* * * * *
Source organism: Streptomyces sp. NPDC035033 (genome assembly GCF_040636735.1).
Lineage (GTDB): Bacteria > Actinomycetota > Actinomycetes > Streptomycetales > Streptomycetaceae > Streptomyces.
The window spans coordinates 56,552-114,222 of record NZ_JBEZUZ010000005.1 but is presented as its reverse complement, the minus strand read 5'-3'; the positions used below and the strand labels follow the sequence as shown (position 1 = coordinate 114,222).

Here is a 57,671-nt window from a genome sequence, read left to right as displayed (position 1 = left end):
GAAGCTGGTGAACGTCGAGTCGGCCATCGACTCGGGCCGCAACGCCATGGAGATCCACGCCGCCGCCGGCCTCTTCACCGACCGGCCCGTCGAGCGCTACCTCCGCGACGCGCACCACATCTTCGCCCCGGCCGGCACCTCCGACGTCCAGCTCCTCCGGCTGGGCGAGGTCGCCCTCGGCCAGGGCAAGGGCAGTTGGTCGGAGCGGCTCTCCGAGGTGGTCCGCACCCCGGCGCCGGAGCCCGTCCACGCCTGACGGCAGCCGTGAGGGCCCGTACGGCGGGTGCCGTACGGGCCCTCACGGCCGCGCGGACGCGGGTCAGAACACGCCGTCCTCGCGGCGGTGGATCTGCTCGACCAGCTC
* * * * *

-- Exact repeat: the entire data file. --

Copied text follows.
Source organism: Streptomyces sp. NPDC035033 (genome assembly GCF_040636735.1).
Lineage (GTDB): Bacteria > Actinomycetota > Actinomycetes > Streptomycetales > Streptomycetaceae > Streptomyces.
The window spans coordinates 56,552-114,222 of record NZ_JBEZUZ010000005.1 but is presented as its reverse complement, the minus strand read 5'-3'; the positions used below and the strand labels follow the sequence as shown (position 1 = coordinate 114,222).

Here is a 57,671-nt window from a genome sequence, read left to right as displayed (position 1 = left end):
GAAGCTGGTGAACGTCGAGTCGGCCATCGACTCGGGCCGCAACGCCATGGAGATCCACGCCGCCGCCGGCCTCTTCACCGACCGGCCCGTCGAGCGCTACCTCCGCGACGCGCACCACATCTTCGCCCCGGCCGGCACCTCCGACGTCCAGCTCCTCCGGCTGGGCGAGGTCGCCCTCGGCCAGGGCAAGGGCAGTTGGTCGGAGCGGCTCTCCGAGGTGGTCCGCACCCCGGCGCCGGAGCCCGTCCACGCCTGACGGCAGCCGTGAGGGCCCGTACGGCGGGTGCCGTACGGGCCCTCACGGCCGCGCGGACGCGGGTCAGAACACGCCGTCCTCGCGGCGGTGGATCTGCTCGACCAGCTC